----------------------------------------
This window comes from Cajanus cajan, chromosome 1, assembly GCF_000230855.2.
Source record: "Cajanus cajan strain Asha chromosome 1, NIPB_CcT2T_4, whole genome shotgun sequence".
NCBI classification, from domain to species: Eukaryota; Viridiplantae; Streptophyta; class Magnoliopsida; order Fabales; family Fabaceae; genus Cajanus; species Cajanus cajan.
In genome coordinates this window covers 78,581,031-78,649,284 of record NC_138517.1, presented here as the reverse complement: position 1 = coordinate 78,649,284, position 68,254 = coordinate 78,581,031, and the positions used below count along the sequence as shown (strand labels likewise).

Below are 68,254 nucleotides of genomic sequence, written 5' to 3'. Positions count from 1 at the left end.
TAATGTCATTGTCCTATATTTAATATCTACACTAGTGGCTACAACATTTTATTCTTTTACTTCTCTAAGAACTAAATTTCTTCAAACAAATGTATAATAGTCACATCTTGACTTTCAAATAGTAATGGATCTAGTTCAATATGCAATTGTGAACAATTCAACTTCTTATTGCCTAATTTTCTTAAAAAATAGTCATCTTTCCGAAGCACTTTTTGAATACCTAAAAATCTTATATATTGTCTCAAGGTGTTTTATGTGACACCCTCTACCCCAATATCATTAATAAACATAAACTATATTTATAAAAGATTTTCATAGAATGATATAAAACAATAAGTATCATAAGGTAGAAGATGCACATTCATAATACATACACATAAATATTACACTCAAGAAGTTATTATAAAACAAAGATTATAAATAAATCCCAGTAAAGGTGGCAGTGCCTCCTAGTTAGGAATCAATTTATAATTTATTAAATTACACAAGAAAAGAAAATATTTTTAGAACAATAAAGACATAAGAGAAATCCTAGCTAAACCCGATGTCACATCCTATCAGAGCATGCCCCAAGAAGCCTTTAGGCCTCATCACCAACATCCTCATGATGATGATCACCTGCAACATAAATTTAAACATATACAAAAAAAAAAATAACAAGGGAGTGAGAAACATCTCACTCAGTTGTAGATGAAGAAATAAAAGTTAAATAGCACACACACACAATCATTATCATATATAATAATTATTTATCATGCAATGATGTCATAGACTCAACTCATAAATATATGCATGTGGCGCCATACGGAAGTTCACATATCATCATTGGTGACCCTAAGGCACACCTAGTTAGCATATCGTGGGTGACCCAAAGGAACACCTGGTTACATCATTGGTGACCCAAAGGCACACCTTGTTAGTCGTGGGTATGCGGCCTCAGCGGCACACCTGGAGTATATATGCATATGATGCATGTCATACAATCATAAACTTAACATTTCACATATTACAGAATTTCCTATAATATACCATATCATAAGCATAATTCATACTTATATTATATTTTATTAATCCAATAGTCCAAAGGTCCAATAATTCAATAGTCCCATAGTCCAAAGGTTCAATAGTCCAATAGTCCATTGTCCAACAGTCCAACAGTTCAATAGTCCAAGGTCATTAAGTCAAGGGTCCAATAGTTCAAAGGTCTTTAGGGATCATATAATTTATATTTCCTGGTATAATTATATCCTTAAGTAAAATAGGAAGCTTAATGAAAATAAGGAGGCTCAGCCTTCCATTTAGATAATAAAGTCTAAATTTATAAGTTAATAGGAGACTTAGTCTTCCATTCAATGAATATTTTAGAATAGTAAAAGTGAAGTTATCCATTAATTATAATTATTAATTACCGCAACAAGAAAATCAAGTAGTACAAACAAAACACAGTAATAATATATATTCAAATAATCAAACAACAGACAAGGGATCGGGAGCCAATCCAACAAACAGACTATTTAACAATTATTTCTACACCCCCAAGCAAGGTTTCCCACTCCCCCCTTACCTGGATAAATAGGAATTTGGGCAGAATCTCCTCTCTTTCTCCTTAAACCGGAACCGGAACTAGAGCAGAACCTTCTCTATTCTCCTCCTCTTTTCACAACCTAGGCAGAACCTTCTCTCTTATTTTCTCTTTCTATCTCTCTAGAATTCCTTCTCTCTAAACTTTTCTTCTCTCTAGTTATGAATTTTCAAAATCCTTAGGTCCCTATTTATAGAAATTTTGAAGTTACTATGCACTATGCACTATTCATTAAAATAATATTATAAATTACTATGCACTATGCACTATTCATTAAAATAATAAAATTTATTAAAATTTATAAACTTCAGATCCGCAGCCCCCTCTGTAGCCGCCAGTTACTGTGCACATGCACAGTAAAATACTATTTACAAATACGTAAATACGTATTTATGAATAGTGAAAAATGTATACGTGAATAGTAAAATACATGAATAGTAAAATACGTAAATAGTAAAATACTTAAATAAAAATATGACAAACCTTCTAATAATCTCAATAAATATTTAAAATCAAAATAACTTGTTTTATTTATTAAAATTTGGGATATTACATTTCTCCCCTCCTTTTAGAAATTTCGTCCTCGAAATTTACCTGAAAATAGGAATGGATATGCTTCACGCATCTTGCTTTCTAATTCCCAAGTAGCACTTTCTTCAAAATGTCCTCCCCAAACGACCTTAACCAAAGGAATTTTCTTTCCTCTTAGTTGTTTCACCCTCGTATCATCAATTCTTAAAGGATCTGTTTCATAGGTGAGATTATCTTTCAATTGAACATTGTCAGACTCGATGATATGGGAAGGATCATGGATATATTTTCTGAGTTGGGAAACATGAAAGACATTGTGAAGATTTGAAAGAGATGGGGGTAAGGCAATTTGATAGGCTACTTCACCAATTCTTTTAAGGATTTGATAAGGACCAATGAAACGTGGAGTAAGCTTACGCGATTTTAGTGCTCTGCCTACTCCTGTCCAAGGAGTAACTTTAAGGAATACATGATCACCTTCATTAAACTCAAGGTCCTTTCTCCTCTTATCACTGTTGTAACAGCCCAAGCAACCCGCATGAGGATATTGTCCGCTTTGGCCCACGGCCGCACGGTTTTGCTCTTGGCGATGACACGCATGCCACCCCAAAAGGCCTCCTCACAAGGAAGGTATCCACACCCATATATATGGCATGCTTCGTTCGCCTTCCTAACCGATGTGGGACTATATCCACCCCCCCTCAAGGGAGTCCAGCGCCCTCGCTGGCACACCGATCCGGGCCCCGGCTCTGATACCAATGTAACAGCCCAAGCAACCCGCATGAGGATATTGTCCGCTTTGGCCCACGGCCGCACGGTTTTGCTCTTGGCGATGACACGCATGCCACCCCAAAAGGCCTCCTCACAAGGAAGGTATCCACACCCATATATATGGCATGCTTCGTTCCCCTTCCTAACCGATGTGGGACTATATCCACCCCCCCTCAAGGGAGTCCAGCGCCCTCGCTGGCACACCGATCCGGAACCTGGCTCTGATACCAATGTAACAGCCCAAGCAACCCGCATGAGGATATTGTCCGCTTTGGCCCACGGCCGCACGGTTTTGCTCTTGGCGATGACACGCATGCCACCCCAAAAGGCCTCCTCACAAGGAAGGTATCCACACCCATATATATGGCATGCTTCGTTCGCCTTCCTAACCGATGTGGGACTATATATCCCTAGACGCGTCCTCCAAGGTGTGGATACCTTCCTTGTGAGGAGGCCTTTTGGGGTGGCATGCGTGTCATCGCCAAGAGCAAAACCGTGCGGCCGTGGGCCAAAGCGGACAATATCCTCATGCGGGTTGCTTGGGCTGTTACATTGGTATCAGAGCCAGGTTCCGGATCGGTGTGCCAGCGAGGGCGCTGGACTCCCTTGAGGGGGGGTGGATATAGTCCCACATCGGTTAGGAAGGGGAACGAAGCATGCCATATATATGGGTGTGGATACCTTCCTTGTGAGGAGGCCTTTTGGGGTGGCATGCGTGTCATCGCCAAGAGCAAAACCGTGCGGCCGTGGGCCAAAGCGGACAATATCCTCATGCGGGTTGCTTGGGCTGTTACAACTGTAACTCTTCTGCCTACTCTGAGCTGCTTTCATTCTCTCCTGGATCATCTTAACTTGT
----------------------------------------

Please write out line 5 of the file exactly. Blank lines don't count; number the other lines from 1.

Below are 68,254 nucleotides of genomic sequence, written 5' to 3'. Positions count from 1 at the left end.